The next morning we woke with the sun and could see the steep ridge in the distance that we were aiming for. We let our boots melt for a few minutes in the sun so we could get them on, which helped tremendously. We packed up gear and decided to snack along the way rather than spend time cooking breakfast. After a couple hours of hiking we realized it was further than it first seemed, but we pressed on.
Eventually we made it to a cairn with a view of Mustang to the left and a drop down to the right, with a steeper ridge in front of us. It was relieving to know we were on track, as this was the first cairn we’d seen in nearly 24 hours and weren’t certain of the path. Drew knew that we had to keep pressing east until we couldn’t any further, and as we did so we saw other cairns. Eventually after a steep climb along the furthest ridge, we decided to drop straight down toward the blue roofs that we could see at the bottom, some 8,000 feet lower, which we assumed was Marpha.
Andrew and I at the furthest east ridge the steep before descent
It was a steep decent with lots of loose rock, snow, and grassy patches. We tried to strategize our best way down to avoid being cliffed out. The left side looked good, but so did the right. Eventually we found a trail and some puddles so get some fresh water, which we certainly all needed. We kept heading down and at one rest Drew took off his shoes as his frostbite toes were hurting. Many had blisters, some had popped, and it looked incredibly painful though Drew handled it like a champ. We took some of the weight from his gear and kept heading down.
Eventually we came across a farm with about 50 yaks. We weren’t sure of the trail to Marpha and there wasn’t any clear path – perhaps we should have stayed to the right instead of the left. We decided to cross the creek near the yak farm, stop for lunch, and then take the trail from there. Our map showed the trail going along the creek, but the main trail seemed to head up and into the mountains and potentially around the ridge. By this point it was around 4pm.
We decided to take the main trail that went around the mountain in hopes that it would head down into Marpha and not just be a yak trail into the darkness. We spotted some human boot prints at some point which was reassuring that it led to somewhere with civilization. Luckily, we saw a sign with an arrow pointing to Marpha and followed that. Around 2 hours of a steep decent down a well traveled path, we arrived at Marpha, which was actually not visible from the earlier view above and the blue roofs we saw were actually a town across the valley from Marpha.
Looking north into the Mustang region towards Tibet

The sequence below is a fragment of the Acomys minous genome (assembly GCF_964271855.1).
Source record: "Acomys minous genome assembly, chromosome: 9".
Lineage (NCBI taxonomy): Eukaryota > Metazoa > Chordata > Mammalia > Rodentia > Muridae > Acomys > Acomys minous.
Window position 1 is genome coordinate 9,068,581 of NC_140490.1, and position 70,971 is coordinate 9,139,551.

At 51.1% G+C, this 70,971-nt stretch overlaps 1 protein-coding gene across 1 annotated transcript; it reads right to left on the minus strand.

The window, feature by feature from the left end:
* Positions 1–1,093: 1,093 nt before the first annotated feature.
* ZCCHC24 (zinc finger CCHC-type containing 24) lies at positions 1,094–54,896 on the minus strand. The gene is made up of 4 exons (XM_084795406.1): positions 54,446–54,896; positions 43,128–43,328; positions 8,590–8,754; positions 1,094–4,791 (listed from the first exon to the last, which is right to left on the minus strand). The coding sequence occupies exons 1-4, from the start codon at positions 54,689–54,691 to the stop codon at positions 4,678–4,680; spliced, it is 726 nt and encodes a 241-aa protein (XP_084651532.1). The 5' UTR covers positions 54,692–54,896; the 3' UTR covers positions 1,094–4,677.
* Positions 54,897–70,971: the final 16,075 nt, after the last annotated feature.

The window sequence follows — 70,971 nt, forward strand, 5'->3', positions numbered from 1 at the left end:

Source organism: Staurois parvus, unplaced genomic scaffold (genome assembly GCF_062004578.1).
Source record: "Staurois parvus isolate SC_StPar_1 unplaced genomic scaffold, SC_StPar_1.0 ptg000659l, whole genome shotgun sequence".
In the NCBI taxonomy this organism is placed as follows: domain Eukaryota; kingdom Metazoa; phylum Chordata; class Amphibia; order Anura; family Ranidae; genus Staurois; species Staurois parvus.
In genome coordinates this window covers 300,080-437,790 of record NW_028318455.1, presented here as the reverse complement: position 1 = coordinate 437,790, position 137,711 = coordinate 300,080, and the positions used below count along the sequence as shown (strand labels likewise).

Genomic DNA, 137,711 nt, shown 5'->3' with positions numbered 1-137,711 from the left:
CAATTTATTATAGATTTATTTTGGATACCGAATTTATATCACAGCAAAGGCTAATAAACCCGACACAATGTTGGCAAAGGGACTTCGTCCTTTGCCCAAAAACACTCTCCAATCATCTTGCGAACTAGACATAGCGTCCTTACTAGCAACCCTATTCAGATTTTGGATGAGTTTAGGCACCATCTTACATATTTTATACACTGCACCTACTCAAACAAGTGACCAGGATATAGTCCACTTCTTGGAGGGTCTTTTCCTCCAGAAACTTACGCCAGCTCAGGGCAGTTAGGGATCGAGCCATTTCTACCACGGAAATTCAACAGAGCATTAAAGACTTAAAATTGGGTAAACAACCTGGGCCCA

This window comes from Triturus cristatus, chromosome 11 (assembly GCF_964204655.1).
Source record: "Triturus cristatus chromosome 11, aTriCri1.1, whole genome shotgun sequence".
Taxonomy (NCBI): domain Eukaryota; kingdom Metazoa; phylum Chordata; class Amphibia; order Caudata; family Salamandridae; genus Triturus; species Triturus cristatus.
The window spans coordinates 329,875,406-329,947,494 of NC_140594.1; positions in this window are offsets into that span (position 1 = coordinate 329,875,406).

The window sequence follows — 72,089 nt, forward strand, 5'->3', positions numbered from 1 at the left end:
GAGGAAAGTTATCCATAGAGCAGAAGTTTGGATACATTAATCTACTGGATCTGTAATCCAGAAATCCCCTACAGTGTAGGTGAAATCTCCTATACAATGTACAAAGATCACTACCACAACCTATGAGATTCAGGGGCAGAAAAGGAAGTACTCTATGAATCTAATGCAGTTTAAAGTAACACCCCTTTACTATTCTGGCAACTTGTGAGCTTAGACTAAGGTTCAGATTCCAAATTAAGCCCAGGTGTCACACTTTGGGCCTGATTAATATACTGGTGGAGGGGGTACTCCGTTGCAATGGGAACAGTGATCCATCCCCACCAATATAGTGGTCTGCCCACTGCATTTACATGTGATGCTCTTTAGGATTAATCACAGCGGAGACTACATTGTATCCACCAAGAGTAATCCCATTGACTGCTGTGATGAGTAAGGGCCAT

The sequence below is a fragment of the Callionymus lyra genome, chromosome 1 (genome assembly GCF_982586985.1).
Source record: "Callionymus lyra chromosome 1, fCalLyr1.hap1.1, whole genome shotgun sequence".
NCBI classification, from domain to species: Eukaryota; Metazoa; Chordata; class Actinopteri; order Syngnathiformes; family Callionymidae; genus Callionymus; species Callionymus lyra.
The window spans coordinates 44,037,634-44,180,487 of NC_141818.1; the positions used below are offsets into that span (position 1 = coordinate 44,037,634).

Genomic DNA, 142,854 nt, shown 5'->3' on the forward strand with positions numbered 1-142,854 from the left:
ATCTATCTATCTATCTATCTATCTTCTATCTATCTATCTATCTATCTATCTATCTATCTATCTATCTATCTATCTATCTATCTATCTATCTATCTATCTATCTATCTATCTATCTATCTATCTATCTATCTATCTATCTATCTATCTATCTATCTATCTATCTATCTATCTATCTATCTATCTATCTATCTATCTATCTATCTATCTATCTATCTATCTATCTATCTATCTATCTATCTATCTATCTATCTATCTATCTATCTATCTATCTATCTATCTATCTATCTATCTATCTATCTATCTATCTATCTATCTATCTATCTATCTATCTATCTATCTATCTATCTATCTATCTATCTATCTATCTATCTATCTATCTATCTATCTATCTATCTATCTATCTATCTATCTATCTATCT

Upon arriving in Marpha we checked into the first hotel that looked decent, ordered dinner, and called a doctor to look at Drew’s toes. The doctor arrived with his friend and looked at his feet, suggesting in broken english to not pop the blisters. Several blisters on both toes has popped from the hike down, but others hadn’t. The doctor cleaned and bandaged his feet, charging around $10 for the work, including some extra antibacterial cream. While eating dinner shortly after, a group nearby in the room of a Nepalese and French guide came over to ask us a few questions. They suggested getting a helicopter to Pokhara or Kathmandu immediately to avoid further issues. They advised checking with the insurance company to ensure it would cover it.
By this point it was around 11pm and we were all quite tired, and I headed to sleep. Our original plan was to get to Marpha, bus to Jomsom nearby, and get onto the Annapurna circuit. However, after this ordeal, we decided to get back to Pokhara as soon as possible to make sure nothing worse came of Drew’s injuries. We woke the next morning and decided to take the public transport to Jomsom. Surprisingly, we couldn’t find any taxis, jeeps, or buses heading there. Our plan was to head to Jomsom, get a flight to Pokhara, and go to the hospital in Pokhara. After being unable to book a flight or get a quick transport to Jomsom, we were offered a bus to Pokhara which would arrive in 8 hours, which we decided to do.
Arriving into Marpha after our Dhaulagiri Circuit descent
We arrived into Pokhara that night and checked into a hotel offered by a guy waiting at the bus stop. Drew decided to wait until the next morning to visit the hospital as it was quite late by this time, probably around 10pm. The following day we walked to the hospital which was only 5 minutes away, and got everything taken care of.
We spent the next few days relaxing and recovering from the 2 week hike. Drew ended up changing plans and booking a flight back to the US, so he caught a bus to Kathmandu and headed home. Andrew and I stayed in Pokhara and paraglided and bungee jumped, which were absolutely amazing. We then decided to do another hike for 6-7 days – the Annapurna Base Camp (ABC) hike. The Dhaulagiri Circuit hike was definitely a test of our mental and physical strength. While somewhat stressful, it’s hard to not find the incredible beauty that the wilderness has to offer. We had some bad luck with our weather, but were also incredibly lucky to have the opportunity to hike and lucky that things didn’t go much worse.
Annapurna Base Camp
This hike was well advertised throughout Pokhara and was a major tourist trek. We took a cab from Pokhara to the trailhead in Phedi, which took around 45 minutes and cost 1000 Rs. We began the steep hike there up a well-built stone path. In the evening, after 8 hours of hiking, we arrived to Landruk, where we found a hotel for $3/night with beds, and to our surprise, wifi. This trek was quite different than the Dhaulagiri Circuit. This ABC trek was considered a teahouse trek, meaning there were houses along the way with places to sleep, eat, shower, etc. This means there isn’t a need to carry in much gear or food, so it makes hiking a lot easier. The path was also well traveled and maintained, so there was certainly no need for a guide (though we found that 90%+ of the people we met on the hike had guides).